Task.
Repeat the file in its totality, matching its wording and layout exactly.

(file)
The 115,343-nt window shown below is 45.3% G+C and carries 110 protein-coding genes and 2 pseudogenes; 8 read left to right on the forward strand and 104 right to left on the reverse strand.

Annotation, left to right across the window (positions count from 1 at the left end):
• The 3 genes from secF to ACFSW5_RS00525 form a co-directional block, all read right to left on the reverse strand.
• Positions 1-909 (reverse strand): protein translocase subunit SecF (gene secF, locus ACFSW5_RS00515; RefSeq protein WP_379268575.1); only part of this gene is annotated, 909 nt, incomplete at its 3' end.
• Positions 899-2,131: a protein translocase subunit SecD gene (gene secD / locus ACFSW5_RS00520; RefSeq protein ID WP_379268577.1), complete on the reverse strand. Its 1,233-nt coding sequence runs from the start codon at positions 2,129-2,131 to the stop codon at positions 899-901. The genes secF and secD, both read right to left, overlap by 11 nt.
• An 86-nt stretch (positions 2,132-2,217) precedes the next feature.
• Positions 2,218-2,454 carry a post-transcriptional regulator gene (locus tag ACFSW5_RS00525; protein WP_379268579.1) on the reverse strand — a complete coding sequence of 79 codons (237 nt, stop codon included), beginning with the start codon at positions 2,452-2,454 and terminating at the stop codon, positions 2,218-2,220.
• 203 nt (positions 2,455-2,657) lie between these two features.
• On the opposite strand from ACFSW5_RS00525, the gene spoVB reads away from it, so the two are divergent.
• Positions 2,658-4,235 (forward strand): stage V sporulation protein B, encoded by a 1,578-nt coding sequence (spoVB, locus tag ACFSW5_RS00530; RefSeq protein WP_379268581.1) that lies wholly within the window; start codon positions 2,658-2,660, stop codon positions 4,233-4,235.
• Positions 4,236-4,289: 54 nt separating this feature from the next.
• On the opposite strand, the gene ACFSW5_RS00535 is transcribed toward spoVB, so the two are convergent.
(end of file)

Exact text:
The 115,343-nt window shown below is 45.3% G+C and carries 110 protein-coding genes and 2 pseudogenes; 8 read left to right on the forward strand and 104 right to left on the reverse strand.

Annotation, left to right across the window (positions count from 1 at the left end):
• The 3 genes from secF to ACFSW5_RS00525 form a co-directional block, all read right to left on the reverse strand.
• Positions 1-909 (reverse strand): protein translocase subunit SecF (gene secF, locus ACFSW5_RS00515; RefSeq protein WP_379268575.1); only part of this gene is annotated, 909 nt, incomplete at its 3' end.
• Positions 899-2,131: a protein translocase subunit SecD gene (gene secD / locus ACFSW5_RS00520; RefSeq protein ID WP_379268577.1), complete on the reverse strand. Its 1,233-nt coding sequence runs from the start codon at positions 2,129-2,131 to the stop codon at positions 899-901. The genes secF and secD, both read right to left, overlap by 11 nt.
• An 86-nt stretch (positions 2,132-2,217) precedes the next feature.
• Positions 2,218-2,454 carry a post-transcriptional regulator gene (locus tag ACFSW5_RS00525; protein WP_379268579.1) on the reverse strand — a complete coding sequence of 79 codons (237 nt, stop codon included), beginning with the start codon at positions 2,452-2,454 and terminating at the stop codon, positions 2,218-2,220.
• 203 nt (positions 2,455-2,657) lie between these two features.
• On the opposite strand from ACFSW5_RS00525, the gene spoVB reads away from it, so the two are divergent.
• Positions 2,658-4,235 (forward strand): stage V sporulation protein B, encoded by a 1,578-nt coding sequence (spoVB, locus tag ACFSW5_RS00530; RefSeq protein WP_379268581.1) that lies wholly within the window; start codon positions 2,658-2,660, stop codon positions 4,233-4,235.
• Positions 4,236-4,289: 54 nt separating this feature from the next.
• On the opposite strand, the gene ACFSW5_RS00535 is transcribed toward spoVB, so the two are convergent.